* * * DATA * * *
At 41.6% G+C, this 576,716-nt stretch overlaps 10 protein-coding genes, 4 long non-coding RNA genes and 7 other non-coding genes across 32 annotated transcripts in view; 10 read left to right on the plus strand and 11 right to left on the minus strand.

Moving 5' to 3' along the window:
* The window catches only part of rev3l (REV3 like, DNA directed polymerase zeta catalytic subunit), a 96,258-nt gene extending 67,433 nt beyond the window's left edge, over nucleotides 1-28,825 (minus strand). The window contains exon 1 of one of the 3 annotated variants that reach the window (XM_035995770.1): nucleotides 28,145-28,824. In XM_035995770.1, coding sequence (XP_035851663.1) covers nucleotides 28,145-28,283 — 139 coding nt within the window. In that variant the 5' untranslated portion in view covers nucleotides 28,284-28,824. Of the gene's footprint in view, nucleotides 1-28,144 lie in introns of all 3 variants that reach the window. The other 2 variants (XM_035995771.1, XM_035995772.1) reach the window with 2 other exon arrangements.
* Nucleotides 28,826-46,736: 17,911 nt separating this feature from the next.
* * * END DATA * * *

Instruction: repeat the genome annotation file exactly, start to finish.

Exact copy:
At 41.6% G+C, this 576,716-nt stretch overlaps 10 protein-coding genes, 4 long non-coding RNA genes and 7 other non-coding genes across 32 annotated transcripts in view; 10 read left to right on the plus strand and 11 right to left on the minus strand.

Moving 5' to 3' along the window:
* The window catches only part of rev3l (REV3 like, DNA directed polymerase zeta catalytic subunit), a 96,258-nt gene extending 67,433 nt beyond the window's left edge, over nucleotides 1-28,825 (minus strand). The window contains exon 1 of one of the 3 annotated variants that reach the window (XM_035995770.1): nucleotides 28,145-28,824. In XM_035995770.1, coding sequence (XP_035851663.1) covers nucleotides 28,145-28,283 — 139 coding nt within the window. In that variant the 5' untranslated portion in view covers nucleotides 28,284-28,824. Of the gene's footprint in view, nucleotides 1-28,144 lie in introns of all 3 variants that reach the window. The other 2 variants (XM_035995771.1, XM_035995772.1) reach the window with 2 other exon arrangements.
* Nucleotides 28,826-46,736: 17,911 nt separating this feature from the next.